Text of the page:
Supply and demand drive our economy. But when these two variables become misaligned, something must give. Inflation will likely follow if the supply of money increases too fast or a particular good or service becomes scarce. And when inflation creates significant increases in prices, owners of life insurance policies should notice.
We all experience inflation. Inflation is when the general cost of goods and services steadily increases. Without a similar rise in wages and income, the same dollar today will purchase less of the same goods and services tomorrow.
Our Federal Reserve attempts to keep inflation around 2% annually by altering the money supply. However, historically, the U.S. economy has seen inflation average just over 3% per year. The worst year of inflation occurred after WWII, when the average cost of goods and services climbed more than 18%.
When it comes to the impacts inflation has on your life insurance policy, the most significant is the erosion of the death benefit’s buying power. For example, if you purchase a 30-year term policy worth $1,000,000 today, its buying power could dwindle to just $412,000 by the time the contract expires.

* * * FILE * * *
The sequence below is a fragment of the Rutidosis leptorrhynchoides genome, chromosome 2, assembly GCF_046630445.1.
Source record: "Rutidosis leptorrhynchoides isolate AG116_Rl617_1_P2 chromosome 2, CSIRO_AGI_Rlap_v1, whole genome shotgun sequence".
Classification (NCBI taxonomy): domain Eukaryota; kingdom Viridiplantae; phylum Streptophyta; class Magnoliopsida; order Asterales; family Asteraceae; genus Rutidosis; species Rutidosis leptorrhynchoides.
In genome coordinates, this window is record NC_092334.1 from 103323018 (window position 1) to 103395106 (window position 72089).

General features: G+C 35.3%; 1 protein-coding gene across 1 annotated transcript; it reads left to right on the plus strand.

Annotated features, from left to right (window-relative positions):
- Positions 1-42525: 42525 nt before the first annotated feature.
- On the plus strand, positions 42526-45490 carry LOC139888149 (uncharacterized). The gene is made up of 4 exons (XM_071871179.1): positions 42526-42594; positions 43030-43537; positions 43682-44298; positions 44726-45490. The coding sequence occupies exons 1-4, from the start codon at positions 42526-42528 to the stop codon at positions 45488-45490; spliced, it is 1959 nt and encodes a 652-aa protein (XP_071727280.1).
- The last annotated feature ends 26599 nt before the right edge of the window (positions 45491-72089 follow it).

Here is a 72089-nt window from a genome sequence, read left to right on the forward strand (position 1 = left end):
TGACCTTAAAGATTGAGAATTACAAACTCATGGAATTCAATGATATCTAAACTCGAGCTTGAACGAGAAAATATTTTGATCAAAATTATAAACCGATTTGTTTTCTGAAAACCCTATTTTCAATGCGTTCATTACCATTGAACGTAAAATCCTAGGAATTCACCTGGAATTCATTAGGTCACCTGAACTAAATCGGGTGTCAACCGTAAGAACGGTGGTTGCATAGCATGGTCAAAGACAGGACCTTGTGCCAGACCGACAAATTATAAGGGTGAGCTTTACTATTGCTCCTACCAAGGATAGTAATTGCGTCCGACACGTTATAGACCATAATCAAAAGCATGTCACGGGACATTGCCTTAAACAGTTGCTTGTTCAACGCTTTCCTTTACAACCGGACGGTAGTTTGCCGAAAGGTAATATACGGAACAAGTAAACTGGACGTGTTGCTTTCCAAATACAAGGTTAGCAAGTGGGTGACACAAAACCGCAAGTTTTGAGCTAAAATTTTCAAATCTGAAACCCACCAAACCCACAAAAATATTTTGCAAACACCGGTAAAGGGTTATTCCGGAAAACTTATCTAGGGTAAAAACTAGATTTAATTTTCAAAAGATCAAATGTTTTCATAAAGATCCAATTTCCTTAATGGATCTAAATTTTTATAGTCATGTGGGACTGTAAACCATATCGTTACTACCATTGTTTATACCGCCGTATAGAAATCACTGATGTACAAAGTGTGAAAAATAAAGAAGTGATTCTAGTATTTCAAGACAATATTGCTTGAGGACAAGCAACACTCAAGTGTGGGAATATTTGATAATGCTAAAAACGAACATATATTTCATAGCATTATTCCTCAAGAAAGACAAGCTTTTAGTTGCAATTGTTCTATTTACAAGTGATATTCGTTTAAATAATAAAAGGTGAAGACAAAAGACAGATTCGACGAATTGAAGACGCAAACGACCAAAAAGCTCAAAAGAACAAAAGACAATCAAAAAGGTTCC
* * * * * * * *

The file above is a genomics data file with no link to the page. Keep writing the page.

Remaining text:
Fortunately, there are several options to help combat inflation’s effect on your coverage:
Indexing: A few life insurance policies will automatically increase your death benefit by a metric tied to inflation, such as Consumer Price Index (CPI).
Inflation Riders: Riders add additional coverage to your policy. An inflation rider can increase the policy limits on a scheduled basis by a fixed percentage (usually 2% or 3%) to offset a rise in inflation.
Coverage Boost: Some insurance companies allow you to increase coverage with little to no medical underwriting to help battle inflation.
Inflation's ability to zap the dollar's value means it is vital to review your policy annually. Each review provides an opportunity to reassess whether the death benefit purchased initially will continue to be enough. If it is time to review whether your life insurance has kept up with inflation, contact my office today.